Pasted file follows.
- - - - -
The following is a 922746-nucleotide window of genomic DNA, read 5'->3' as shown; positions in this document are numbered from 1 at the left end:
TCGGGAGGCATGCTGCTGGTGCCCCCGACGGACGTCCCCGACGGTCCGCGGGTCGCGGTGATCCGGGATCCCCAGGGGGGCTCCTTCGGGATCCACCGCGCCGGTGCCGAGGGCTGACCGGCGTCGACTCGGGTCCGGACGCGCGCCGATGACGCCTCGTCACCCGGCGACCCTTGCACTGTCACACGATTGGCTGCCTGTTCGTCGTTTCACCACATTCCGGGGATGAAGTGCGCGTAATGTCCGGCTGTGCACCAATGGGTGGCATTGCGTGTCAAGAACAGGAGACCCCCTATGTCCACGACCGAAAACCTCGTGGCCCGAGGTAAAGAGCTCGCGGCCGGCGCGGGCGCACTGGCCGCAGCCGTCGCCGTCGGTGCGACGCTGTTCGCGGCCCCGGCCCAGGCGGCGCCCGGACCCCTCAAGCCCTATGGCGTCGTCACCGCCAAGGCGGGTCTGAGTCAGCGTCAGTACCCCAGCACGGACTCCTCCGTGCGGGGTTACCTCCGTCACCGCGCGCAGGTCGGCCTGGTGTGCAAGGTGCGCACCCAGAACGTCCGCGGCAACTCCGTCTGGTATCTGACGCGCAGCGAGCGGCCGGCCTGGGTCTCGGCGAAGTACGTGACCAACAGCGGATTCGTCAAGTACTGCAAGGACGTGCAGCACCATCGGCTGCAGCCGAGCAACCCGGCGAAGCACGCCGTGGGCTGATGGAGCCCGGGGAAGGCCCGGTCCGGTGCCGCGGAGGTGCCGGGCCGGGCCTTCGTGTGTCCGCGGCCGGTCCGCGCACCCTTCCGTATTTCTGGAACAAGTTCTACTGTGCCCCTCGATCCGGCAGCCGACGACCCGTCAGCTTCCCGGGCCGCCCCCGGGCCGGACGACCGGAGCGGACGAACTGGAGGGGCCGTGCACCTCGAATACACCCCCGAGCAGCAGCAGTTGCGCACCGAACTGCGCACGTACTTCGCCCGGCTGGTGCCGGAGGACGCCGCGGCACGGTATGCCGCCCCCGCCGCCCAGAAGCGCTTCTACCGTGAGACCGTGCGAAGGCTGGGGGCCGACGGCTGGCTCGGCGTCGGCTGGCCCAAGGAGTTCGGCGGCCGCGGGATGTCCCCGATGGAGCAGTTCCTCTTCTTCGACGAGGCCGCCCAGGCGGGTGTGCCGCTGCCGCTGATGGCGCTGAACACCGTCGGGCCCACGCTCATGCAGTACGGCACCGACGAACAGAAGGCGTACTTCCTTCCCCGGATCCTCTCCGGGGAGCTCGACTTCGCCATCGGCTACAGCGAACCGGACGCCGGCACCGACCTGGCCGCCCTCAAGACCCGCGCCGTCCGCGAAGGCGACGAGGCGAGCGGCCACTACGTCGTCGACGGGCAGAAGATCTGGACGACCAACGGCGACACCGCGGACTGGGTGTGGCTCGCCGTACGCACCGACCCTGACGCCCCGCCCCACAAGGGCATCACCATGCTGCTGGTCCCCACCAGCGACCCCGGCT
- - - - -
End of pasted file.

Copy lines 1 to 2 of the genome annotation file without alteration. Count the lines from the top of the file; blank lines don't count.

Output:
The following is a 922746-nucleotide window of genomic DNA, read 5'->3' as shown; positions in this document are numbered from 1 at the left end:
TCGGGAGGCATGCTGCTGGTGCCCCCGACGGACGTCCCCGACGGTCCGCGGGTCGCGGTGATCCGGGATCCCCAGGGGGGCTCCTTCGGGATCCACCGCGCCGGTGCCGAGGGCTGACCGGCGTCGACTCGGGTCCGGACGCGCGCCGATGACGCCTCGTCACCCGGCGACCCTTGCACTGTCACACGATTGGCTGCCTGTTCGTCGTTTCACCACATTCCGGGGATGAAGTGCGCGTAATGTCCGGCTGTGCACCAATGGGTGGCATTGCGTGTCAAGAACAGGAGACCCCCTATGTCCACGACCGAAAACCTCGTGGCCCGAGGTAAAGAGCTCGCGGCCGGCGCGGGCGCACTGGCCGCAGCCGTCGCCGTCGGTGCGACGCTGTTCGCGGCCCCGGCCCAGGCGGCGCCCGGACCCCTCAAGCCCTATGGCGTCGTCACCGCCAAGGCGGGTCTGAGTCAGCGTCAGTACCCCAGCACGGACTCCTCCGTGCGGGGTTACCTCCGTCACCGCGCGCAGGTCGGCCTGGTGTGCAAGGTGCGCACCCAGAACGTCCGCGGCAACTCCGTCTGGTATCTGACGCGCAGCGAGCGGCCGGCCTGGGTCTCGGCGAAGTACGTGACCAACAGCGGATTCGTCAAGTACTGCAAGGACGTGCAGCACCATCGGCTGCAGCCGAGCAACCCGGCGAAGCACGCCGTGGGCTGATGGAGCCCGGGGAAGGCCCGGTCCGGTGCCGCGGAGGTGCCGGGCCGGGCCTTCGTGTGTCCGCGGCCGGTCCGCGCACCCTTCCGTATTTCTGGAACAAGTTCTACTGTGCCCCTCGATCCGGCAGCCGACGACCCGTCAGCTTCCCGGGCCGCCCCCGGGCCGGACGACCGGAGCGGACGAACTGGAGGGGCCGTGCACCTCGAATACACCCCCGAGCAGCAGCAGTTGCGCACCGAACTGCGCACGTACTTCGCCCGGCTGGTGCCGGAGGACGCCGCGGCACGGTATGCCGCCCCCGCCGCCCAGAAGCGCTTCTACCGTGAGACCGTGCGAAGGCTGGGGGCCGACGGCTGGCTCGGCGTCGGCTGGCCCAAGGAGTTCGGCGGCCGCGGGATGTCCCCGATGGAGCAGTTCCTCTTCTTCGACGAGGCCGCCCAGGCGGGTGTGCCGCTGCCGCTGATGGCGCTGAACACCGTCGGGCCCACGCTCATGCAGTACGGCACCGACGAACAGAAGGCGTACTTCCTTCCCCGGATCCTCTCCGGGGAGCTCGACTTCGCCATCGGCTACAGCGAACCGGACGCCGGCACCGACCTGGCCGCCCTCAAGACCCGCGCCGTCCGCGAAGGCGACGAGGCGAGCGGCCACTACGTCGTCGACGGGCAGAAGATCTGGACGACCAACGGCGACACCGCGGACTGGGTGTGGCTCGCCGTACGCACCGACCCTGACGCCCCGCCCCACAAGGGCATCACCATGCTGCTGGTCCCCACCAGCGACCCCGGCT